An emotional Shatner emerges from the capsule after landing gently in the Texas desert and embraces Amazon founder and boss of the space company Jeff Bezos.
Highlights of William Shatner’s space flight
Star Trek actor William Shatner has become the oldest person to reach space, calling his trip “the most profound experience”.
The 90-year-old blasted off from Texas at 3.49pm UK time on a Blue Origin rocket – the space company owned by Amazon founder Jeff Bezos.
Shatner, who played Captain Kirk in the original Star Trek series, spent 10 minutes on his suborbital flight alongside three others.
As it happened – William Shatner becomes oldest ever astronaut
‘Is that death?’ Shatner emotional after space trip
Image: The rocket reached 2,235mph (3,597kph) and the mission lasted just over 10 minutes
After touching down, Shatner placed his hands on Bezos’s shoulders and told him: “What you have given me is the most profound experience… I’m so filled with emotion about what just happened”.
“I hope I never recover from this. I hope I can maintain what I feel now – I don’t want to lose it,” he added.
He said that smashing through the blue sky to the blackness of space was a moving experience.
“You look down, there’s the blue down there and the black up there – and it’s just, there is Mother Earth. This is life and that’s death, and in an instant, you know that’s death,” Shatner said.
“That’s what I saw. Is that the way death is?…” he asked.
Image: The capsule landed in the desert at 3.59pm UK time
Shatner hugs Bezos as he emerges from space capsule
Before the launch, Shatner had admitted he was a “little frightened”.
The 18-metre New Shepard rocket sent the quartet just above the internationally-recognised boundary of space known as the Karman Line, reaching about 66 miles (106km) above Earth.
The reusable rocket detached from the capsule carrying the astronauts and fired its engines to land itself upright back on the launch pad.
Shatner experienced weightlessness before parachutes delivered the capsule back to Earth at about 15mph, touching down in a cloud of dust in the desert.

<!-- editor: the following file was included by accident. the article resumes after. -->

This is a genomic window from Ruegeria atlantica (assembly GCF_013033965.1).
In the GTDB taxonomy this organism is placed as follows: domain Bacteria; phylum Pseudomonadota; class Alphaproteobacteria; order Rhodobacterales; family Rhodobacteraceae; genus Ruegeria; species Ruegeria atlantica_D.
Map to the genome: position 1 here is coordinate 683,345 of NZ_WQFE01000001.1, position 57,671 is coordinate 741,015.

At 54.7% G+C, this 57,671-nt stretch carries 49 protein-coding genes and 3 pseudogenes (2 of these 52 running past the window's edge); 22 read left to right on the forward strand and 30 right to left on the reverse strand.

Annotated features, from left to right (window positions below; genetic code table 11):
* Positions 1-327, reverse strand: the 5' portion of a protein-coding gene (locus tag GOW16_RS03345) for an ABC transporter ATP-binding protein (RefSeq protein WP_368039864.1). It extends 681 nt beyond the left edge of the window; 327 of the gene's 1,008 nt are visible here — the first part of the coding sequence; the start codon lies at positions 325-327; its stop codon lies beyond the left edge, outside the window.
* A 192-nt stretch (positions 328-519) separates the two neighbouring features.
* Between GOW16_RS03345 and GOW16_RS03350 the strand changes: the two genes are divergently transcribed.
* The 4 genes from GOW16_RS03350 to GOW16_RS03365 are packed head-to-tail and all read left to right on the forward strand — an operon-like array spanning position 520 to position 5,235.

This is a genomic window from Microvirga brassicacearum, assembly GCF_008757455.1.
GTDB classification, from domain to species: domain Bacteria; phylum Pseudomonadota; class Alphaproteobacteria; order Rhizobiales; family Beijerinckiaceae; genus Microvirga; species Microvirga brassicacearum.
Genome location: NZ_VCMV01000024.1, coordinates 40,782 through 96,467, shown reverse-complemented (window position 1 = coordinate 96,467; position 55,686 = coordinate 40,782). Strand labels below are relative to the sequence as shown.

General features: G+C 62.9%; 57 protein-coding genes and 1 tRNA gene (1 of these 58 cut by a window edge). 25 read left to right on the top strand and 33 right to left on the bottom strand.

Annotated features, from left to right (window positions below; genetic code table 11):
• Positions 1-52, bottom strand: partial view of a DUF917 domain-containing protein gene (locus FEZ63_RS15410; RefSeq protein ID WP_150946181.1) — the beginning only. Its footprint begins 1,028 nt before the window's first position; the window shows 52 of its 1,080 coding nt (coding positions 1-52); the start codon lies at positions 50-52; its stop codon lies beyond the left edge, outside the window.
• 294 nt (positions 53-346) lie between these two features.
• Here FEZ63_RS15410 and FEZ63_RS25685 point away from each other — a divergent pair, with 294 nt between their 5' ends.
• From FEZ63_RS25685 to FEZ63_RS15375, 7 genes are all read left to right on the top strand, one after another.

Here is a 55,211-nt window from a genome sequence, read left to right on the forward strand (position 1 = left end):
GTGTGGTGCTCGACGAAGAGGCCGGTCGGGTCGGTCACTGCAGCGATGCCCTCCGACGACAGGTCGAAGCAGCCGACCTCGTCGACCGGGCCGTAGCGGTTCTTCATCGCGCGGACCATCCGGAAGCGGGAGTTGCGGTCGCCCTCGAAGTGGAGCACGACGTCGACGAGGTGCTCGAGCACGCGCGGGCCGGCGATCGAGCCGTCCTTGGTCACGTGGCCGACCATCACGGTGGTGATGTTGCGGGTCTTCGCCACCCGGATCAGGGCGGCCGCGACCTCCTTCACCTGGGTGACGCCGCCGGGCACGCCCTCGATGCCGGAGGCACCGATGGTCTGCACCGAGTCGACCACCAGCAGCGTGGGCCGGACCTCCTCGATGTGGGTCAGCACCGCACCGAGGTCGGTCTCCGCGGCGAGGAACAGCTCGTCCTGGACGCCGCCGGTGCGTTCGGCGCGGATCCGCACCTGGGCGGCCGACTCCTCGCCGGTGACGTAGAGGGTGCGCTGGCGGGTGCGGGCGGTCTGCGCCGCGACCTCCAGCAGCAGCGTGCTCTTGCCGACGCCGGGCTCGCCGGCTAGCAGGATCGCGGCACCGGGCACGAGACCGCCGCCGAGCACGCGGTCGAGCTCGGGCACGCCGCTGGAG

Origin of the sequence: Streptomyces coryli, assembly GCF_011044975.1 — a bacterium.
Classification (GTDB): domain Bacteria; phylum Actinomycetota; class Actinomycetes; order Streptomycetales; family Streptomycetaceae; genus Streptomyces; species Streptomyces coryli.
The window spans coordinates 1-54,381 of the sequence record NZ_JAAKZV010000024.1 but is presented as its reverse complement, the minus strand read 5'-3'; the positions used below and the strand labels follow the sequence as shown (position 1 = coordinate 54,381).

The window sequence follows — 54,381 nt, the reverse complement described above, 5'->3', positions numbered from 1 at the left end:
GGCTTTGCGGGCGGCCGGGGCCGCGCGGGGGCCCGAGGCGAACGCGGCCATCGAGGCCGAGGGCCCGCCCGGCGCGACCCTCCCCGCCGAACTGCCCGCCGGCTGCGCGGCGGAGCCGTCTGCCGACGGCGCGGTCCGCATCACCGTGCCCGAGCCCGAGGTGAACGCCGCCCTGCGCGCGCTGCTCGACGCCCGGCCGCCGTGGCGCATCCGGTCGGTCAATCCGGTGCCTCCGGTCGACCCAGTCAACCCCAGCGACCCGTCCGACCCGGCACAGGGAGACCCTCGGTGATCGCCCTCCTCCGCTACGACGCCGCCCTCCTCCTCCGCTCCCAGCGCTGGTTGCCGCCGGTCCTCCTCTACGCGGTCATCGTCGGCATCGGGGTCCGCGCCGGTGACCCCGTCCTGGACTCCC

Bezos opened the hatch as Shatner and the others stepped out to cheers and hugs from their families.
'Marketing gold' – Analysis by Greg Milam, US correspondent
If William Shatner has delivered a better monologue during his acting career then it must have been something special.
What the 90-year-old had to say after stepping out of a space capsule in the Texas desert was pure marketing gold for Amazon and Blue Origin founder Jeff Bezos.
He listened as Shatner extolled the magical experience of travel to outer space and the changed perspective on the vulnerability of our planet.
“Everybody in the world needs to do this,” he said.
Which is fine if, as things currently stand, you have a few million to spare or happen to be an idol from Bezos’s childhood. For the rest of us, we shouldn’t hold our breath.
In fairness it was hard not to be swept up in the emotion of what a clearly-moved Shatner had to say. Yes, he is an actor but surely he can’t be THAT good.
He had wanted to experience first-hand what plenty who have gone before him have described, that life-changing experience of seeing the Earth from 60 miles up, appreciating its beauty and fragility for a few brief minutes.
He expressed better than most what it was really like.
Delivering it in a voice that is so familiar and which, for generations of people, is how they have heard and understood the very concept of space travel. That was science fiction, this is fact.
Giving him a free seat then, for Bezos, was a PR no-brainer.
So many in today’s space industry revere Shatner as Captain Kirk, and for everyone else seeing a 90-year-old go to space might make it feel more realistic.
It came with a risk, though. Space travel is hard and everyone knows things can go wrong.
Shatner said the numerous delays to his launch had started to make his stomach churn.
So another successful launch and landing has huge value in showing the world that it can be done safely.
The space industry tells us that this space race is not just about billionaires and their friends enjoying joyrides, but also about advancing technology and understanding how to solve problems on Earth.
They have some work to do on convincing much of the world.
A space-suited Bezos was there to drive Shatner to the launch pad, close the door before lift-off and open it after landing, he needed to be front and centre of this event.
“It was unbelievable,” said Shatner. It was the sort of publicity, it turns out, that one of the richest people on the planet COULD buy.
Shatner and crew ring bell as they board capsule
Image: From left, Chris Boshuizen, William Shatner, Audrey Powers and Glen de Vries. Pic: AP
Two paying customers were on the flight: former NASA engineer Chris Boshuizen – who co-founded a satellite company, and clinical research entrepreneur Glen de Vries.
The fourth astronaut was Blue Origin vice president and former NASA space station flight controller Audrey Powers.
The company tweeted that the rocket reached 2,235mph (3,597kph) and the mission lasted 10 minutes and 17 seconds.
Blue Origin’s rocket system is called New Shepard, named after the Mercury astronaut Alan Shepard who was the first American to go into space.
Why billionaires are going to space
The company aims to attract regular paying customers in future and had its maiden space tourism flight on 20 July, when Bezos and three others flew to the edge of space.
Other billionaires are also competing in the space race, notably Elon Musk’s SpaceX and Richard Branson’s Virgin Galactic.